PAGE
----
Subscribe options

Select your newsletters:

Please enter your email address:

@

News & Media

Latest ITER Newsline

  • Port cells | All 46 doors in place

    In ITER, ordinary objects and features often take on an awesome dimension. Take the doors that seal off the port cells around the Tokamak for instance. Doors th [...]

    Read more

  • Toroidal field coils | Two make a pair

    One of the essential 'building blocks' of the ITER Tokamak is the pre-assembly of two toroidal field coils, one vacuum vessel sector and corresponding panels of [...]

    Read more

  • Industrial milestone | Cryostat manufacturing comes to an end in India

    With a flag-off ceremony on 30 June, India's L&T Heavy Engineering marked the end of an eight-year industrial adventure—the manufacturing of the ITER cryost [...]

    Read more

  • Local partners | A celebration for ITER's "vital artery"

    ITER is made possible through the work of thousands of scientists, engineers, workers of all trades and industries across the globe. It is also made possible by [...]

    Read more

  • Photo reportage | Travelling with a coil

    From the salt marshes of the inland sea Étang-de-Berre to the rolling hills around the ITER site (with a view of some of the highest alpine summits) an ITER con [...]

    Read more

Of Interest

See archived entries

Sensor prototypes to measure magnetic field

One of the LTCC sensor prototypes manufactured for the European Domestic Agency by Via Electronic. (Click to view larger version...)
One of the LTCC sensor prototypes manufactured for the European Domestic Agency by Via Electronic.
The European Domestic Agency is collaborating with German supplier Via Electronic on sensors for measuring magnetic field. Installed in the heart of the ITER machine, more than 200 of these instruments will be relied on to provide vital information in the control of the ITER plasma.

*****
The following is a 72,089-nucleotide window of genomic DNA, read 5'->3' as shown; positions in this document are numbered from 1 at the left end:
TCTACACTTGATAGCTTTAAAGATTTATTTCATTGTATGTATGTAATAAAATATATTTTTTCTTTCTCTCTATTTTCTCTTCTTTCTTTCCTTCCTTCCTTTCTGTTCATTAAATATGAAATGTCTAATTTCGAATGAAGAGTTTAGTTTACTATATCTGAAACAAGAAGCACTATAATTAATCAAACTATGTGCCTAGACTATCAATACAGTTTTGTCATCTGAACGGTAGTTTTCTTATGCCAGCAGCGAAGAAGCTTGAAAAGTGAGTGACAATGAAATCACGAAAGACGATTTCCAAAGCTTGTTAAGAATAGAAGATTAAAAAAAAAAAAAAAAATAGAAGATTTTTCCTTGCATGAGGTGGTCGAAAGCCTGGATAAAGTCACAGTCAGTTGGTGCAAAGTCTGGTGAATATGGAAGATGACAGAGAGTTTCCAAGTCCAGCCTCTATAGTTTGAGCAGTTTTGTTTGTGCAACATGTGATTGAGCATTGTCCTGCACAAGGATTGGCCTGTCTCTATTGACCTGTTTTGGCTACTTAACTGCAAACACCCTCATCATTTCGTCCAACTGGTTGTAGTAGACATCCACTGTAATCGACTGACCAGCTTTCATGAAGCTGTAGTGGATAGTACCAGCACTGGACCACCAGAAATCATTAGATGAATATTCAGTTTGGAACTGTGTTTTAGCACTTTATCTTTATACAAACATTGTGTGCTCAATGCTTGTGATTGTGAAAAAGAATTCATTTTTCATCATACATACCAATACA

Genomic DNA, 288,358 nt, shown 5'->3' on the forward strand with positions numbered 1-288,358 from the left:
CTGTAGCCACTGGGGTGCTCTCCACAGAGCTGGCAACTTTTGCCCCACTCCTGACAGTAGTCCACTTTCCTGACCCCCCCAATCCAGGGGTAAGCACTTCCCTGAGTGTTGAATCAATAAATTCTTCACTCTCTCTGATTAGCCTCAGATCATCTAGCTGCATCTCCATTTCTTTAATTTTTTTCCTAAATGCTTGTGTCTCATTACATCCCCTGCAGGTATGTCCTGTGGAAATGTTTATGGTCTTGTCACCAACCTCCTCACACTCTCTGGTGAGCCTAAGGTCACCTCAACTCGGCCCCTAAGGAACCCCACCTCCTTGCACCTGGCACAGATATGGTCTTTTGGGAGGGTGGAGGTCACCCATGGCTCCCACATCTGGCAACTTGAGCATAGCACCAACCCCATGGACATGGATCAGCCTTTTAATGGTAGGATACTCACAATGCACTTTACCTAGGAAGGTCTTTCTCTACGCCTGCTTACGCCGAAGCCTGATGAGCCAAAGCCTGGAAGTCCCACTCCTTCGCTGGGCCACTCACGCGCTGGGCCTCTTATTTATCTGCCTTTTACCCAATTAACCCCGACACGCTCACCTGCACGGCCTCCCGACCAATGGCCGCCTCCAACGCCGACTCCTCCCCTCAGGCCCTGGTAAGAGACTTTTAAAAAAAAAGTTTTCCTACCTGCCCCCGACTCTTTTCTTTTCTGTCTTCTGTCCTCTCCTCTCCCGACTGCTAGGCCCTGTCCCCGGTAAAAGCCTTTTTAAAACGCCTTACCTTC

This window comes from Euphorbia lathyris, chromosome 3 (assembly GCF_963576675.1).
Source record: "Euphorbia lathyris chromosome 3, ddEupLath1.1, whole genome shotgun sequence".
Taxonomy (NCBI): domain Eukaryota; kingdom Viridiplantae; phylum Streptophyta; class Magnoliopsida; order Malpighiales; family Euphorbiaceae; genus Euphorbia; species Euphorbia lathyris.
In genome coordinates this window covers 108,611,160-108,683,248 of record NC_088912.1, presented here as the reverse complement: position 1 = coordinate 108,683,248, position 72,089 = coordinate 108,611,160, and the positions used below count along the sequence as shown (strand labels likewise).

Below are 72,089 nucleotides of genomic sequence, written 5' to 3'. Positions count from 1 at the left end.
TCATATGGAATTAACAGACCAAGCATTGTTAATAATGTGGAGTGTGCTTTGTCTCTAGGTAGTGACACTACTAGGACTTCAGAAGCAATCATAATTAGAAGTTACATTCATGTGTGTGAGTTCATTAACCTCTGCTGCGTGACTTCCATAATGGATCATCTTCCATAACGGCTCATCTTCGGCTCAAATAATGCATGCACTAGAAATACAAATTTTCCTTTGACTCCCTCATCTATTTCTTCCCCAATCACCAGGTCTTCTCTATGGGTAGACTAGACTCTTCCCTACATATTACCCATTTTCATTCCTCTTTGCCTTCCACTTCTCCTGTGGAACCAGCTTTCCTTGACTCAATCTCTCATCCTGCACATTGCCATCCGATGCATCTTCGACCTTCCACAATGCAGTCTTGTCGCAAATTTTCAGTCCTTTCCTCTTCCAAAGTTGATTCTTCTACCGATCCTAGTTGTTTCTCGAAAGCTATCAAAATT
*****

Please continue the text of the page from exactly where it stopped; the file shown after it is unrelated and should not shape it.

Via Electronic is producing a series of 40 prototypes, working closely with the European agency to optimize design parameters. Each prototype consists of 34 ceramic layers, 30 of which contain a screen-printed spiral coil circuit made out of pure silver. The individual spirals, which have a width of 400 µm and a height of 12 µm, are connected together with inter-layer "vias," so that the whole assembly forms a single pick-up coil. Low-temperature co-fired ceramic manufacturing (LTCC) produces a very robust product that is fully encapsulated in ceramic.

"It's important for these sensors to be particularly robust as they will be located in a very harsh environment close to the plasma, with extremely limited access once ITER operation begins," says Shakeib Arshad, Europe's technical officer for this equipment. "Although this type of technology has been used extensively in other applications, for example in medical equipment, it is unconventional in fusion because simpler technology was adequate in the smaller tokamaks built up until now."

Following the fabrication of a first batch of prototypes in 2014, several refinements were made to the original design. Eight variants are being produced with different wiring schemes and electrical screen thicknesses. 

The European Domestic Agency is also preparing two additional contracts for the fabrication of similar prototypes by other suppliers. "As the next step, these prototypes will be irradiation tested in a fission reactor, in order to establish their performance in an ITER-like environment," says Sandra Julià Torres, Europe's officer for the prototyping contracts. "Irradiation testing is costly and the results can depend on subtle manufacturing details. Prototypes from several manufacturers are desirable for this reason."

Irradiation testing will be carried out by NRG in The Netherlands and CVR in the Czech Republic. Additionally, a computer model is being developed by the Belgian Nuclear Research Centre SCK-CEN in order to help with interpretation of the irradiation tests.

Read the original article on the European Domestic Agency website.


return to the latest published articles